The article “A Framework for Thinking Ethically” analyzes the main concept of ethics. The authors explores the arguments of what ethics is and what ethic is not, why ethics is important, five sources of ethical standards, and advises a 10-step framework for making ethical decisions. First, this article helps identify what ethics is not. It points out that ethics is not based on the law and culturally accepted norms; it is neither religion nor a science; and it is not the same as peoples’ feelings.
Moreover, the authors describe that many philosophers and ethicists around the world proposed five sources of ethical standards to help understand what ethics are based on. Secondly, the article identified the following five sources of ethical standards: the Utilitarian Approach, the Rights Approach, the Fairness or Justice Approach, the Common Good Approach, and the Virtue Approach. The authors state that using these five approaches helps peoples define what standards of behavior can be considered ethical. Once one puts all these approaches together, there are still problems to be solved.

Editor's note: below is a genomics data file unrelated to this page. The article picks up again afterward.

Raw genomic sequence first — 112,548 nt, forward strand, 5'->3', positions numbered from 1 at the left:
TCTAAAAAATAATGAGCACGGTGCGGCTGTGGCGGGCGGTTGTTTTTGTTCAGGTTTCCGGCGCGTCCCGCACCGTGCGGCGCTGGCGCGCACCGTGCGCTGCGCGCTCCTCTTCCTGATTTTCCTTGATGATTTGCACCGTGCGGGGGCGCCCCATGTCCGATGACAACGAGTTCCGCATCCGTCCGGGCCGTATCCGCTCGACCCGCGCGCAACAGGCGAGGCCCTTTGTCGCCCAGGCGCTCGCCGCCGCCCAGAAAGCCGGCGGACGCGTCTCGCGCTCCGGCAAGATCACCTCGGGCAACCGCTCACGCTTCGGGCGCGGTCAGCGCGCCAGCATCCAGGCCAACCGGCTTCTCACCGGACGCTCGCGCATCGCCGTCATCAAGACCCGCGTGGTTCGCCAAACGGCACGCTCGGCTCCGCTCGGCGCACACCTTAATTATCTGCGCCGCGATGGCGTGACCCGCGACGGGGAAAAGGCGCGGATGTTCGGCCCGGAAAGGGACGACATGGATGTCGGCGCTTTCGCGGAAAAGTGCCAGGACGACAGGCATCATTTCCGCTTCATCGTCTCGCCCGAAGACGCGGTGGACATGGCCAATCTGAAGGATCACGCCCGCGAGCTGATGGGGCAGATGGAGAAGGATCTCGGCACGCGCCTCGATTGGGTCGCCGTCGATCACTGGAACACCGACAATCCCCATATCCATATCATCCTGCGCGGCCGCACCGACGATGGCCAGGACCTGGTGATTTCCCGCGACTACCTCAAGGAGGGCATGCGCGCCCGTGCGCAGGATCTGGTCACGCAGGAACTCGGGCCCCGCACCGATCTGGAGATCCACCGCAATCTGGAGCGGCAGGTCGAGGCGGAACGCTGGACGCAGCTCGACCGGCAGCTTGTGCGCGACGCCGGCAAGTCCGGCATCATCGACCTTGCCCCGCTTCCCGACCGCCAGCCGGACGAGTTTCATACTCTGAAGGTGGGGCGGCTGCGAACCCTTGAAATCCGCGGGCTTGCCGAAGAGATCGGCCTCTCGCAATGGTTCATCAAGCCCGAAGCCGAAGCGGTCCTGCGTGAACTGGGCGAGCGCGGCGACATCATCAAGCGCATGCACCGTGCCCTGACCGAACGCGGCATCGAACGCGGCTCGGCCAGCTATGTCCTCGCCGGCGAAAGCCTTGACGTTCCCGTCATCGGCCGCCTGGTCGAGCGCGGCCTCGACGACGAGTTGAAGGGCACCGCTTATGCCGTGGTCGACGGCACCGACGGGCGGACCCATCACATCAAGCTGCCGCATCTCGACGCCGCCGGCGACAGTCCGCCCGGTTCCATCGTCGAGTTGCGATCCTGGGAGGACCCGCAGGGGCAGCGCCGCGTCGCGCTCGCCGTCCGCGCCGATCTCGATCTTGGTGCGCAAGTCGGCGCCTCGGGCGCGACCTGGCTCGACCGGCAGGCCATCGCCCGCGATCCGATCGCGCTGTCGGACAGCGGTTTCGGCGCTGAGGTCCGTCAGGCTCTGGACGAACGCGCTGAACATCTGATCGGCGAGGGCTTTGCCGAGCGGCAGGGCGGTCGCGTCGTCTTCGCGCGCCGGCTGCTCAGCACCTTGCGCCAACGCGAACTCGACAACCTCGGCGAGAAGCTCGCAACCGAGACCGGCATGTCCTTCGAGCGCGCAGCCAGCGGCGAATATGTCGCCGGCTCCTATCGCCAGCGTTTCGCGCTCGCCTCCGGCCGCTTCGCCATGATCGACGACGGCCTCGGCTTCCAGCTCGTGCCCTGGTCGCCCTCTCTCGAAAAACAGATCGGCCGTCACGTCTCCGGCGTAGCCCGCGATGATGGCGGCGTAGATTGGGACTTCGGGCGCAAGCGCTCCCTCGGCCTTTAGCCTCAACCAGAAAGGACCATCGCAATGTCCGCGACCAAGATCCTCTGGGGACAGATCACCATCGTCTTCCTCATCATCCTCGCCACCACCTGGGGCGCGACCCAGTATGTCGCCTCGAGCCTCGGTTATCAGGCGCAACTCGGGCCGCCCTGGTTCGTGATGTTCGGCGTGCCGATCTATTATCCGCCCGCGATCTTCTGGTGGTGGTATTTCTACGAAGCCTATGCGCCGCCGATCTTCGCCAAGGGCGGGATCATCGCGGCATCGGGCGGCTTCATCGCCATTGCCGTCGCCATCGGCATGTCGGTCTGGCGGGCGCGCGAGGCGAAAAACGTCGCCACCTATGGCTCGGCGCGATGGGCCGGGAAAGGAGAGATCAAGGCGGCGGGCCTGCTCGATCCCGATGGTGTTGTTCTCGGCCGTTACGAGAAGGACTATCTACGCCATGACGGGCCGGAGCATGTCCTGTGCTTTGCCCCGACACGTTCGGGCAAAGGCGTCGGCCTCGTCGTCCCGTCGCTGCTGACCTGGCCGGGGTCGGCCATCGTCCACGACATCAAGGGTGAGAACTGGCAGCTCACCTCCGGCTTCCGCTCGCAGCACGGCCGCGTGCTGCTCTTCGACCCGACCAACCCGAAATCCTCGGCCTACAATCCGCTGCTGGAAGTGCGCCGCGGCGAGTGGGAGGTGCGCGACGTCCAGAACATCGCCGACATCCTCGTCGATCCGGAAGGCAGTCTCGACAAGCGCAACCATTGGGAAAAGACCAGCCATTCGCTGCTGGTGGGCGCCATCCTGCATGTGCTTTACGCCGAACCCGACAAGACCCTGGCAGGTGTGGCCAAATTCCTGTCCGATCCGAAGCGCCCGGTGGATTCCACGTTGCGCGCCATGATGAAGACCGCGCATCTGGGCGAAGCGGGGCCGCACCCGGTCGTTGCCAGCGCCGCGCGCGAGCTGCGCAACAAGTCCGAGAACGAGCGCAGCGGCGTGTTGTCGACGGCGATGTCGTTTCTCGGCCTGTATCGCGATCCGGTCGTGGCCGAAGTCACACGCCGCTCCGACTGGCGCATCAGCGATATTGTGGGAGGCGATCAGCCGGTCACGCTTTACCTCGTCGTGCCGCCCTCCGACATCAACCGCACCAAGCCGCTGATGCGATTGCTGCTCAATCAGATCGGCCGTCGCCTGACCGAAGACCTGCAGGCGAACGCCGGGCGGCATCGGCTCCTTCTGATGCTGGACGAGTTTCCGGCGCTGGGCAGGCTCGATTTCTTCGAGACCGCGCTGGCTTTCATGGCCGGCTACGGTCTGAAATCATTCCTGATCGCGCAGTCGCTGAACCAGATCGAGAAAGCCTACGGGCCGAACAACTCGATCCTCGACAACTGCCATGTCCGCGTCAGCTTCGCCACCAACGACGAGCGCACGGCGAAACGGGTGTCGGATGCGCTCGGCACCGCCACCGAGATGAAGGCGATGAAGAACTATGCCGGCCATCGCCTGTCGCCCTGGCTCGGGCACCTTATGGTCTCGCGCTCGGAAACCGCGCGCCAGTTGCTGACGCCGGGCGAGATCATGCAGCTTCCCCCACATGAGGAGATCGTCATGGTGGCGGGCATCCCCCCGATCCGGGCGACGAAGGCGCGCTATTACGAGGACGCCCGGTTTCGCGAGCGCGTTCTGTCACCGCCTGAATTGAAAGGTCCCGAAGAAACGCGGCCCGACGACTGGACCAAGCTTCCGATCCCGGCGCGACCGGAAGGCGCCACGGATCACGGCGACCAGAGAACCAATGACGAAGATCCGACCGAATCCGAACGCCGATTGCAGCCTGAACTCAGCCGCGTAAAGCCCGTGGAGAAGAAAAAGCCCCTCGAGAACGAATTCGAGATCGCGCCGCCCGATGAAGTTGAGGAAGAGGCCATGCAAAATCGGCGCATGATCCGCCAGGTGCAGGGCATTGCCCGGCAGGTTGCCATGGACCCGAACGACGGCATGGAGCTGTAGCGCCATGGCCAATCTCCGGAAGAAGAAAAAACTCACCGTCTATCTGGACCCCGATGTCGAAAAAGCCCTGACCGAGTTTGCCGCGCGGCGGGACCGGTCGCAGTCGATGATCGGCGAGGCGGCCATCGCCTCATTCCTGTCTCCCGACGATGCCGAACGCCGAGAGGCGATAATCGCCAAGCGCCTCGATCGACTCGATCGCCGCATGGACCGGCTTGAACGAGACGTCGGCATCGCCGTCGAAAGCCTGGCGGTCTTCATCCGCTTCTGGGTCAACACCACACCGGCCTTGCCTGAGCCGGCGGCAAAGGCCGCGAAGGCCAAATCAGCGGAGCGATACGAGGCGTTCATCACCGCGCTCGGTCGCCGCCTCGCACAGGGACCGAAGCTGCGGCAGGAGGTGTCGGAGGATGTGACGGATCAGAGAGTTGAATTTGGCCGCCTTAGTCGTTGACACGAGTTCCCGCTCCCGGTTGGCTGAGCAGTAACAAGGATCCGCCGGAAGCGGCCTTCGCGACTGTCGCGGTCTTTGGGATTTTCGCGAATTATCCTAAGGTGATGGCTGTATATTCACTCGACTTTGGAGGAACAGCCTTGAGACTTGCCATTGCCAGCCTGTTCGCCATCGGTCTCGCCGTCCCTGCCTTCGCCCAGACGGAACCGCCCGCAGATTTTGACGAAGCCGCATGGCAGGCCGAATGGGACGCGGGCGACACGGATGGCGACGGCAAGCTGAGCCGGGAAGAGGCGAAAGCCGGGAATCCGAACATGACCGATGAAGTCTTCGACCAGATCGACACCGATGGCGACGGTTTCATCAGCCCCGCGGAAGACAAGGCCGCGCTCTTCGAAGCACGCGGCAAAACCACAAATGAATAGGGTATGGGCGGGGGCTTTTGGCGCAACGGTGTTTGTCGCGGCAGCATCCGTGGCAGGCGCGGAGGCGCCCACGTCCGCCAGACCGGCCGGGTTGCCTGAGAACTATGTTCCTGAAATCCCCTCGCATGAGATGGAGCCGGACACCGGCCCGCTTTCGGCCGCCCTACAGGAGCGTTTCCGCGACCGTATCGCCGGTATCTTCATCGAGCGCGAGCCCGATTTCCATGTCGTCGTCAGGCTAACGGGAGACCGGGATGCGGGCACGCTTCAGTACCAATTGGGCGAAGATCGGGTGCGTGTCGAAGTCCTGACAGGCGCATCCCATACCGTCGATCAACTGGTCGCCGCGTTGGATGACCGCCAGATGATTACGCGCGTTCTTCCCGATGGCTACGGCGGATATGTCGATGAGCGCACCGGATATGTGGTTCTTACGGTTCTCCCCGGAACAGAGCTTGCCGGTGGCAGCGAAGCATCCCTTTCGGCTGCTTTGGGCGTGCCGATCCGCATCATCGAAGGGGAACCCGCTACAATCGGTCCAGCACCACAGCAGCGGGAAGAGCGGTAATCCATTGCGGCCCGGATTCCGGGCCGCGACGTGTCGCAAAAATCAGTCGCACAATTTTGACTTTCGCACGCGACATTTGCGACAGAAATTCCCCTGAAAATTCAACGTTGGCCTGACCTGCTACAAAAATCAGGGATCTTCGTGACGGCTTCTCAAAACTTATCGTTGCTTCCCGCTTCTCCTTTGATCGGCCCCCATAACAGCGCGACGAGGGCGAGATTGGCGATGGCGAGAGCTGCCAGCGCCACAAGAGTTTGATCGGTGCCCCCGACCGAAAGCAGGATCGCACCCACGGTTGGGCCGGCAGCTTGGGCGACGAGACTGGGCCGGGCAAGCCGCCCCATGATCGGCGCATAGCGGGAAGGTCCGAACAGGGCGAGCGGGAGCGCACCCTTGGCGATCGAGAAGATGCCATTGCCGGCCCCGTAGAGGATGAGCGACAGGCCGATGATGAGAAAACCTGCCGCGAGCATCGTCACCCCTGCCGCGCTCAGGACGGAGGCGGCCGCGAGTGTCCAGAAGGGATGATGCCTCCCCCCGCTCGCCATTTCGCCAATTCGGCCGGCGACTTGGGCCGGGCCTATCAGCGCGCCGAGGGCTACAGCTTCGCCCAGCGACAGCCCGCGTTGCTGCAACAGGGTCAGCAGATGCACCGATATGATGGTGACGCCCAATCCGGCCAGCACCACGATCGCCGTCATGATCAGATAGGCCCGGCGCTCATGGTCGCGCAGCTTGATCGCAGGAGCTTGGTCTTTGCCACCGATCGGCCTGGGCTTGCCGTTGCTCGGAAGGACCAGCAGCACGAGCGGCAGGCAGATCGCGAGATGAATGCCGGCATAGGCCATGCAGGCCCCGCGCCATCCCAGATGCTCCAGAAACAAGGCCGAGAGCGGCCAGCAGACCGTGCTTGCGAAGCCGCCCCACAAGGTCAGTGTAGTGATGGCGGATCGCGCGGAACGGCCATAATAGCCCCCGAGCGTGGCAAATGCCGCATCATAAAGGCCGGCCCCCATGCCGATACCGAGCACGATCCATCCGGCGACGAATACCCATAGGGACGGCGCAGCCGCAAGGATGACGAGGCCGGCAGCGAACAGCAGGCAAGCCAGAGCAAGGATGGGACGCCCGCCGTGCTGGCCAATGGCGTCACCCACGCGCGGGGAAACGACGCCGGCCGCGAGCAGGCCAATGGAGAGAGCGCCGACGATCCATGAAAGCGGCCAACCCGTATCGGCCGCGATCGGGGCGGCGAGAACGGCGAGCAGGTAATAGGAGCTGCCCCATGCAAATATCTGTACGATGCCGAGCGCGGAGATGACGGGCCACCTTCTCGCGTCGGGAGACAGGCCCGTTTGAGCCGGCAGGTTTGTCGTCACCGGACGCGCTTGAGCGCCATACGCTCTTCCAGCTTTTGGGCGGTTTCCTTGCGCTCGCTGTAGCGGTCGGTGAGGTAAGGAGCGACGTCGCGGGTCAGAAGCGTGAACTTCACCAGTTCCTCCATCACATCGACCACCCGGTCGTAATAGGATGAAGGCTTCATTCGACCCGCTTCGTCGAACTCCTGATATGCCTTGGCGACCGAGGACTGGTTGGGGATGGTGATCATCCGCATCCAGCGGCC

One of the problems is that it is almost impossible to agree to the same set of human and civil rights, and another is that the approaches to ethical behavior do not have the same explanation for particularly difficult situations. Finally, the authors recommend a 10-step process for making the ethical decision. This 10-step process include five activities; 1) Recognize the Ethical Issue, 2) Get the Facts, 3) Evaluate Alternative Actions, 4) Make a Decision and Test it, and 5) Act and Reflect on the outcome.
Step 1 and 2 ask to consider the impact and repercussions of the decision. Step 3-5 stress getting all relevant information. Step 6 asks to evaluate the dilemma based on the different approaches. Step 7-8 forces to choose the best approach, and look at it objectively. Finally, Steps 9-10 urge the carefulness needed to implement the decision, and the honest reflection that must follow upon putting the decision to action. This 10 step process gives the decision maker a pragmatic way to debate, mull over, and thoughtfully consider when making ethical decisions.
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